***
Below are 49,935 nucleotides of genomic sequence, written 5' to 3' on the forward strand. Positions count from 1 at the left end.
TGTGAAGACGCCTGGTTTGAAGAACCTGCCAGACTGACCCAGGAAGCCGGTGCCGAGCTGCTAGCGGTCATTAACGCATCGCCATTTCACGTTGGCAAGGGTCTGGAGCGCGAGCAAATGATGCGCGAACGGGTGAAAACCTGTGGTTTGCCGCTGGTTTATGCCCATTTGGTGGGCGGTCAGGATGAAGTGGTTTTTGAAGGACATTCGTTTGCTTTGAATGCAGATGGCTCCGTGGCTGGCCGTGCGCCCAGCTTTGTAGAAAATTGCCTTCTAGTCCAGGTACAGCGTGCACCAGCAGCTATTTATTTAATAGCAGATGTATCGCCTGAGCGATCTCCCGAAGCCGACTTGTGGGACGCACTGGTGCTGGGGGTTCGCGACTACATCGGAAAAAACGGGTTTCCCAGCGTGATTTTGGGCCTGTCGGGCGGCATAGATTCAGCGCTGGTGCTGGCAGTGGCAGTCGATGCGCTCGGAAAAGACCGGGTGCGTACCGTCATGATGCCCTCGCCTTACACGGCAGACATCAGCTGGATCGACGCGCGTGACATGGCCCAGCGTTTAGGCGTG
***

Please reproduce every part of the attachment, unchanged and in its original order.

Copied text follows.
Below are 49,935 nucleotides of genomic sequence, written 5' to 3' on the forward strand. Positions count from 1 at the left end.
TGTGAAGACGCCTGGTTTGAAGAACCTGCCAGACTGACCCAGGAAGCCGGTGCCGAGCTGCTAGCGGTCATTAACGCATCGCCATTTCACGTTGGCAAGGGTCTGGAGCGCGAGCAAATGATGCGCGAACGGGTGAAAACCTGTGGTTTGCCGCTGGTTTATGCCCATTTGGTGGGCGGTCAGGATGAAGTGGTTTTTGAAGGACATTCGTTTGCTTTGAATGCAGATGGCTCCGTGGCTGGCCGTGCGCCCAGCTTTGTAGAAAATTGCCTTCTAGTCCAGGTACAGCGTGCACCAGCAGCTATTTATTTAATAGCAGATGTATCGCCTGAGCGATCTCCCGAAGCCGACTTGTGGGACGCACTGGTGCTGGGGGTTCGCGACTACATCGGAAAAAACGGGTTTCCCAGCGTGATTTTGGGCCTGTCGGGCGGCATAGATTCAGCGCTGGTGCTGGCAGTGGCAGTCGATGCGCTCGGAAAAGACCGGGTGCGTACCGTCATGATGCCCTCGCCTTACACGGCAGACATCAGCTGGATCGACGCGCGTGACATGGCCCAGCGTTTAGGCGTG